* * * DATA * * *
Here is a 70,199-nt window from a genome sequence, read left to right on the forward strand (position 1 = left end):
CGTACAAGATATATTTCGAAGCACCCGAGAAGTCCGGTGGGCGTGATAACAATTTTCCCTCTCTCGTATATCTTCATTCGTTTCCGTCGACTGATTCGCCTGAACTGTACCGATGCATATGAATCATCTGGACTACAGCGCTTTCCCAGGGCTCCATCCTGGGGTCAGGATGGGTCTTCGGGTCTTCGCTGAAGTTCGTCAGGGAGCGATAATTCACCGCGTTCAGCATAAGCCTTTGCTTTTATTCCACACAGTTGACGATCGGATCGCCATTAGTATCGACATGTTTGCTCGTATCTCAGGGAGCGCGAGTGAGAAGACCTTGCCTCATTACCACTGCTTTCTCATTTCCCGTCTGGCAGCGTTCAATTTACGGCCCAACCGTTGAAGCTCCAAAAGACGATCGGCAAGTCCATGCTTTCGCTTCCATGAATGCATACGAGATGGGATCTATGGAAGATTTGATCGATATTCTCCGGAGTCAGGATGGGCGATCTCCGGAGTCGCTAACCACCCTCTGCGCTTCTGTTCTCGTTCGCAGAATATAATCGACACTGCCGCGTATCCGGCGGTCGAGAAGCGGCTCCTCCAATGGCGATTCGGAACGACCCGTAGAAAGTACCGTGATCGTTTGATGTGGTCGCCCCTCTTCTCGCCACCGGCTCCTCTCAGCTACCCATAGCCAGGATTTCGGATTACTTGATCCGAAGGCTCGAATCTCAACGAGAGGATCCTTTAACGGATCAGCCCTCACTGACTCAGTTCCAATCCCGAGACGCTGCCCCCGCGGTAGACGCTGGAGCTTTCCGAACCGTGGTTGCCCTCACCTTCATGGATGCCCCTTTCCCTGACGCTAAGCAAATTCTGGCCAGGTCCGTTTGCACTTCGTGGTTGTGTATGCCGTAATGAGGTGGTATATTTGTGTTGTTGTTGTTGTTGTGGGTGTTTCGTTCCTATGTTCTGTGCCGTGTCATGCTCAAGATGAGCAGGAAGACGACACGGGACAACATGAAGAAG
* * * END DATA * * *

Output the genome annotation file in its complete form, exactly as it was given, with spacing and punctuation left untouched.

Here is a 70,199-nt window from a genome sequence, read left to right on the forward strand (position 1 = left end):
CGTACAAGATATATTTCGAAGCACCCGAGAAGTCCGGTGGGCGTGATAACAATTTTCCCTCTCTCGTATATCTTCATTCGTTTCCGTCGACTGATTCGCCTGAACTGTACCGATGCATATGAATCATCTGGACTACAGCGCTTTCCCAGGGCTCCATCCTGGGGTCAGGATGGGTCTTCGGGTCTTCGCTGAAGTTCGTCAGGGAGCGATAATTCACCGCGTTCAGCATAAGCCTTTGCTTTTATTCCACACAGTTGACGATCGGATCGCCATTAGTATCGACATGTTTGCTCGTATCTCAGGGAGCGCGAGTGAGAAGACCTTGCCTCATTACCACTGCTTTCTCATTTCCCGTCTGGCAGCGTTCAATTTACGGCCCAACCGTTGAAGCTCCAAAAGACGATCGGCAAGTCCATGCTTTCGCTTCCATGAATGCATACGAGATGGGATCTATGGAAGATTTGATCGATATTCTCCGGAGTCAGGATGGGCGATCTCCGGAGTCGCTAACCACCCTCTGCGCTTCTGTTCTCGTTCGCAGAATATAATCGACACTGCCGCGTATCCGGCGGTCGAGAAGCGGCTCCTCCAATGGCGATTCGGAACGACCCGTAGAAAGTACCGTGATCGTTTGATGTGGTCGCCCCTCTTCTCGCCACCGGCTCCTCTCAGCTACCCATAGCCAGGATTTCGGATTACTTGATCCGAAGGCTCGAATCTCAACGAGAGGATCCTTTAACGGATCAGCCCTCACTGACTCAGTTCCAATCCCGAGACGCTGCCCCCGCGGTAGACGCTGGAGCTTTCCGAACCGTGGTTGCCCTCACCTTCATGGATGCCCCTTTCCCTGACGCTAAGCAAATTCTGGCCAGGTCCGTTTGCACTTCGTGGTTGTGTATGCCGTAATGAGGTGGTATATTTGTGTTGTTGTTGTTGTTGTGGGTGTTTCGTTCCTATGTTCTGTGCCGTGTCATGCTCAAGATGAGCAGGAAGACGACACGGGACAACATGAAGAAG